The curriculum for a required Women’s Studies course at the secondary level must include discussions of gender and gender identity, gender roles, the intersectionality of race, class, age, sexual orientation and other categories with gender, privilege and oppression as well as the history of the suffrage and feminist movements, social literacy and media awareness. It must ask students to think critically about how gender is defined and how gender roles are promoted in our society. Once students understand gender, gender identity, privilege, oppression, and intersectionality than the class can move on to learn about the work of women to achieve equality and where work still needs to be done. A more in-depth study of current issues facing women, men, and the LGBTQ community will allow students to apply their knowledge to real-world problems. “A curriculum might cover; public spaces, including catcalling, attitudes to dress and the threat of sexual violence; online spaces and harassment; sex and relationships, including domestic violence and yes, affirmative consent; and work, including discussions of equal pay, work-life balance, discrimination and unconscious bias. And it couldn’t hurt to remind students that women’s rights to vote, own property, study, practice professions, and control their own fertility were won by a series of colossal struggles.” Students must be taught to analyze images that are presented in media and popular culture that shape “our notions about beauty, relationships, and sexuality” Students also need to practice the skills of analytical reading, persuasive writing, debate, effective communication of ideas, critical thinking and application of skills and knowledge to real-world scenarios within the Women’s Studies course.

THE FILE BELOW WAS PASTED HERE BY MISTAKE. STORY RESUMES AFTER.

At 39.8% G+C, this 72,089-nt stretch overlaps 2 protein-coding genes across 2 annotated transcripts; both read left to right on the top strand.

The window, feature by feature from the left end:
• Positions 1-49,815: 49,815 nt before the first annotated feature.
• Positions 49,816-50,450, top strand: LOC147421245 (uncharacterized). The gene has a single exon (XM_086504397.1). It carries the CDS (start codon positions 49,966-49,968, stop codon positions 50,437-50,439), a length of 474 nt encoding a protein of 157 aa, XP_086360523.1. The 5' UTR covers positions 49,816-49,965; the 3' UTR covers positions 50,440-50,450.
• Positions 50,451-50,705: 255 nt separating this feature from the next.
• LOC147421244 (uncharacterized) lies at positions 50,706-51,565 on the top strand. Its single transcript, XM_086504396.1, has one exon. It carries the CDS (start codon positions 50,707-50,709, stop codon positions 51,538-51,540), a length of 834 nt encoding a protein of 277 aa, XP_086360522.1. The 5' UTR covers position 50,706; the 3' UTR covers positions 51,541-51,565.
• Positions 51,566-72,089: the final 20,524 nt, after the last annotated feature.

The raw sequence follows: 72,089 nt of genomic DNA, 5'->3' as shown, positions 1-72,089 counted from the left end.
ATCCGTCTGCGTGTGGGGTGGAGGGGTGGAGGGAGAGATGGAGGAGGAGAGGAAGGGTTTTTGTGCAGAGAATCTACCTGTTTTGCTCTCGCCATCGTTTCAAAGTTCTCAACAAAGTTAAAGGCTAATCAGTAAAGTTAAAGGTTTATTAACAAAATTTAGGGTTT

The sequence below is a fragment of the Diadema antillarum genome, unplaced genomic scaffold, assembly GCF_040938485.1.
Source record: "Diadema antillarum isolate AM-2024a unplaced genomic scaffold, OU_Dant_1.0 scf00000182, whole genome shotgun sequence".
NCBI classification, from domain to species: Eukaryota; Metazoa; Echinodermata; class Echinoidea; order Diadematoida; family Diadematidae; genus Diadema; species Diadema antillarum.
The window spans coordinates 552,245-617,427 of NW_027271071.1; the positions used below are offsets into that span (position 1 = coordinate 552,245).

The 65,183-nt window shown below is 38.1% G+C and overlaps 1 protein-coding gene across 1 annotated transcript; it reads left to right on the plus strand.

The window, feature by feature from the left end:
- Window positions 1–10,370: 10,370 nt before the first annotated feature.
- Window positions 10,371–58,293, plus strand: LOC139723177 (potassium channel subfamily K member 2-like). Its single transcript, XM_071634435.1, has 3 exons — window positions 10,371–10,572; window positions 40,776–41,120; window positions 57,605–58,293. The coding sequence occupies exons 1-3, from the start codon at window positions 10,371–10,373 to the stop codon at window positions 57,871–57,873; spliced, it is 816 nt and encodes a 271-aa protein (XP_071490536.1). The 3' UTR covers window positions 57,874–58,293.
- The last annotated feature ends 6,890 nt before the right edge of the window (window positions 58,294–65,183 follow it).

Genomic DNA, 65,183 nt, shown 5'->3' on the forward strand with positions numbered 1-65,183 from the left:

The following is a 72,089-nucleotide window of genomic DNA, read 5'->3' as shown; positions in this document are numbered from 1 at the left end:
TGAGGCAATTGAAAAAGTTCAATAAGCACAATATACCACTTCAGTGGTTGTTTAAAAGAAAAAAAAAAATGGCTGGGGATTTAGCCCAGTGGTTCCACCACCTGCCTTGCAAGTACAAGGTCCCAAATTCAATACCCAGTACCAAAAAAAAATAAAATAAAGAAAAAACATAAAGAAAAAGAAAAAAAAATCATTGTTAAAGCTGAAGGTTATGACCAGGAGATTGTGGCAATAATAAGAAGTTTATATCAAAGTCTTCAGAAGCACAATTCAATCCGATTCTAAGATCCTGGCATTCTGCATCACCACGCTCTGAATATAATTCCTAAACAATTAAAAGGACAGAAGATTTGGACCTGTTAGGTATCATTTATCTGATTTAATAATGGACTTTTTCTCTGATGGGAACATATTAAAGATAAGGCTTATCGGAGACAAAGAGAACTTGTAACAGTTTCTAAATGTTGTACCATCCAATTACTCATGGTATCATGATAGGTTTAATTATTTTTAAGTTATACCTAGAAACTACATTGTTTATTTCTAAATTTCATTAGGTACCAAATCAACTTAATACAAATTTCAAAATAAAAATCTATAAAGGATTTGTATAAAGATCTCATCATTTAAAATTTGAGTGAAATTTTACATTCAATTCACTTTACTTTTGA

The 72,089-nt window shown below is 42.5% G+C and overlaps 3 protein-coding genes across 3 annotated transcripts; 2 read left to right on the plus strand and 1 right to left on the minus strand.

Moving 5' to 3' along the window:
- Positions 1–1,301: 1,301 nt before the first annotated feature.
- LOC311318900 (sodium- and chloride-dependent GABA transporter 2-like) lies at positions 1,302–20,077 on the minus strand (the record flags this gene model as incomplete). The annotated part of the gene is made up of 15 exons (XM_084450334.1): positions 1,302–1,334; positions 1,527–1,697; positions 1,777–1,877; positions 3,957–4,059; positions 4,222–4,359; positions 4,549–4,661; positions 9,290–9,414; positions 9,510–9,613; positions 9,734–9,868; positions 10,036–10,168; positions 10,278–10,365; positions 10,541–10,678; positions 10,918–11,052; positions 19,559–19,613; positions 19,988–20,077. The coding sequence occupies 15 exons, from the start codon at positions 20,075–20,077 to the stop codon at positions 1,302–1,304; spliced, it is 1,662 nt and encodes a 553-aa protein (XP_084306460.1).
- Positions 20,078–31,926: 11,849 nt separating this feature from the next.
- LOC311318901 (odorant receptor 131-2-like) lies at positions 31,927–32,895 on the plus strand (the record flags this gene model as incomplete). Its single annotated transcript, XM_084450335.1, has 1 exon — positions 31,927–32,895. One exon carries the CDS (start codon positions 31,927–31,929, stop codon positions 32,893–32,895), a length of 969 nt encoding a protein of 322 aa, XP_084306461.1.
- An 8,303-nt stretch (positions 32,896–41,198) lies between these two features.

The inclusion of a required Women’s Studies course at the secondary level will be beneficial to both female and male students on many levels and may address many of the social issues faced by today’s teenagers, including sexual violence, teen pregnancy, and bullying. The course will provide male students the opportunity to see the world through the eyes of their female peers and will challenge them to think about masculinity and how our cultural definition of what it means to be a man is, in fact, harmful to women. This will encourage them to make their own definitions of manhood that do not include the oppression and sexualization of women. Female students will finally be given the opportunity to learn about the contributions of women in the development of the United States and to feel that they are not alone in their struggles against discrimination, strictly defined gender roles and negative cultural images of women. Girls will be stronger and boys will be better men for having taken a Women’s Studies course.